More on the Garfield telephone exchange, with thanks to frequent Alameda History blog visitor John Hamnett for inspiration…
We remember the time—which seems not so long ago—when our phone numbers began with two letters (and a word associated with those two letters), and then a number.
We grew up in the Alpine exchange and our number was AL1-2820, which eventually became 251-2820 (get it?…A=2, L=5). When asked for our number, we really did use to say “Alpine 1 2-8-2-0.”
Here in Alameda and in other nearby neighborhoods in Northeast Portland, our phone numbers used to begin with GA. And that’s not by accident. It’s because our neighborhood was served by the GArfield Exchange. If we had grown up here, we would have given out our number as Garfield 2-8-2-0.
A “numbercard” from an old Western Electric style phone bearing the GArfield exchange name and number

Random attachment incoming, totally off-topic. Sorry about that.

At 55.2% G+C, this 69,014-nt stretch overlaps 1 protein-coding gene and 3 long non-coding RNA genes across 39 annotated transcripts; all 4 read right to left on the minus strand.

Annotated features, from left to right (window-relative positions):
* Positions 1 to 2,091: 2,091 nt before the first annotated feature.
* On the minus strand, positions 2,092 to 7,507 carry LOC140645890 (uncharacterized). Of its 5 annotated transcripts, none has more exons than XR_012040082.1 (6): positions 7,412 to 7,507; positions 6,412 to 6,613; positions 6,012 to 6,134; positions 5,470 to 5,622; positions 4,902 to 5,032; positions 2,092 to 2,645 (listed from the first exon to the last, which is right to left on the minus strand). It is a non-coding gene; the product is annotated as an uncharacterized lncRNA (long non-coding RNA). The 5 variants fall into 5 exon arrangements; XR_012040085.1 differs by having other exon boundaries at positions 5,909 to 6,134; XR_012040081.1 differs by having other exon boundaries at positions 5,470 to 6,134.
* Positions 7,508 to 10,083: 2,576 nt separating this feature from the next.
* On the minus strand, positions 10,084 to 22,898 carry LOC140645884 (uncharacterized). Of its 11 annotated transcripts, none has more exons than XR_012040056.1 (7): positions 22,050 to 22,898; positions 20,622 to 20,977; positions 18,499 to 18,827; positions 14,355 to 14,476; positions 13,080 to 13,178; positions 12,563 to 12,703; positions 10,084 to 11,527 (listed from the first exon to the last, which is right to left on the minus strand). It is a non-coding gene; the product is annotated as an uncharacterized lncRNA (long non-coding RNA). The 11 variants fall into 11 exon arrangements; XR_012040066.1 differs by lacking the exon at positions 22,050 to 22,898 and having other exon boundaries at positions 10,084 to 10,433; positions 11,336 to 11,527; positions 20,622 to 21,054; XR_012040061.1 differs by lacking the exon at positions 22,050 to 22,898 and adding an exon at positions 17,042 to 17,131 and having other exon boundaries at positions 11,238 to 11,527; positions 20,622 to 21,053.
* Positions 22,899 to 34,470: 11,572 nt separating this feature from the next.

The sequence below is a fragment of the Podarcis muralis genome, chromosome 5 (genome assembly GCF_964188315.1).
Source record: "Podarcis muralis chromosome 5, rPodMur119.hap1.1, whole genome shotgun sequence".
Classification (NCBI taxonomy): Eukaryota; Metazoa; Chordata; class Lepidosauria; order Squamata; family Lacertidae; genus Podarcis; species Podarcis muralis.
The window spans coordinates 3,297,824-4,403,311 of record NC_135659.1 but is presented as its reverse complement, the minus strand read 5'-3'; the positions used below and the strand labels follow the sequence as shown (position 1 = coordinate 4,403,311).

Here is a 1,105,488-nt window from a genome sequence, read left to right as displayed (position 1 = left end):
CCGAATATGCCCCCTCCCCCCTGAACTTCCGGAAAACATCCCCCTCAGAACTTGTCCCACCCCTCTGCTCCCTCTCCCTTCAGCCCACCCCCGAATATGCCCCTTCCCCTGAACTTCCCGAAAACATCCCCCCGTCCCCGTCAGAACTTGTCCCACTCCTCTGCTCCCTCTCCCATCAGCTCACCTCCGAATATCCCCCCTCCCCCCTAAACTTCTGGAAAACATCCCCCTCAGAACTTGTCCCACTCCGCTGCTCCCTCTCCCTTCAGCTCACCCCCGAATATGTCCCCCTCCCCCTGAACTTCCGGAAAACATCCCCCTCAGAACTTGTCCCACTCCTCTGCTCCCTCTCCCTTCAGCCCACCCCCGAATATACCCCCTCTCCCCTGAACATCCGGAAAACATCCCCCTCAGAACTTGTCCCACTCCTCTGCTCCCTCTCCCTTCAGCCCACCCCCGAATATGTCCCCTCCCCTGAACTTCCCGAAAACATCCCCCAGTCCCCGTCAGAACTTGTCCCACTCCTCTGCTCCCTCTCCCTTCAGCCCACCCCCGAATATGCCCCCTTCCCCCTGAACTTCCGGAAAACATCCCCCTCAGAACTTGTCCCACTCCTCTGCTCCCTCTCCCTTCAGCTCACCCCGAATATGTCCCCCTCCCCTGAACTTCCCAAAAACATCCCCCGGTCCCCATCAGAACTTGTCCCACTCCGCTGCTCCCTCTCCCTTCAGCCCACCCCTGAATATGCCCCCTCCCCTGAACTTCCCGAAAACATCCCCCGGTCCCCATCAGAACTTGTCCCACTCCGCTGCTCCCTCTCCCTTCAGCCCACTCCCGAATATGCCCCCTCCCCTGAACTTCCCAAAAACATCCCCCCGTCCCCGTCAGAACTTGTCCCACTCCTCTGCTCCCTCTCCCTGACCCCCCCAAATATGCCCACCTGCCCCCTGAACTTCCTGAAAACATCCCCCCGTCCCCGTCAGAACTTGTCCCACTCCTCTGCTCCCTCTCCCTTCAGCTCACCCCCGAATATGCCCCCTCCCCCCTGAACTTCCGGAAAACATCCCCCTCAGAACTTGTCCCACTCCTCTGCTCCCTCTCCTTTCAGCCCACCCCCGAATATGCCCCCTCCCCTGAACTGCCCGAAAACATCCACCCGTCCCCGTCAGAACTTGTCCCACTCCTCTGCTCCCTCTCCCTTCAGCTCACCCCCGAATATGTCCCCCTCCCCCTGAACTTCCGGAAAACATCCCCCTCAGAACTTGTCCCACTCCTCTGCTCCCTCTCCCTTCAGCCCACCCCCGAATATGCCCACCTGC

Check out this clipping from The Oregonian on September 1, 1955 which charts the evolution of a local business’s phone number. Keep in mind that behind these changes were corresponding changes in technology at places like the Garfield Exchange Office.
The spoken word “Garfield” would have been ubiquitous in our old Alameda homes in years past. And anyone passing by the building at 24th and Stanton would have thought about it as “our” exchange. The Garfield Exchange.
If you look closely as you travel the city, you might find evidence of these old telephone exchanges, and the days in which we referred to our numbers with a word. Alpine. Garfield. Check out this blog entry from a fellow local historian in New York who has made a practice of collecting these references. Pretty neat. Let us know if you find similar references here in Portland.
And if you are captivated by the idea of exchange names, you must check out this website, which has an incredible collection of information about early telephone exchanges (you can even search your old exchange name). We appreciate the reason given for why remembering these things is important: “Exchange names helped foster a sense of place…“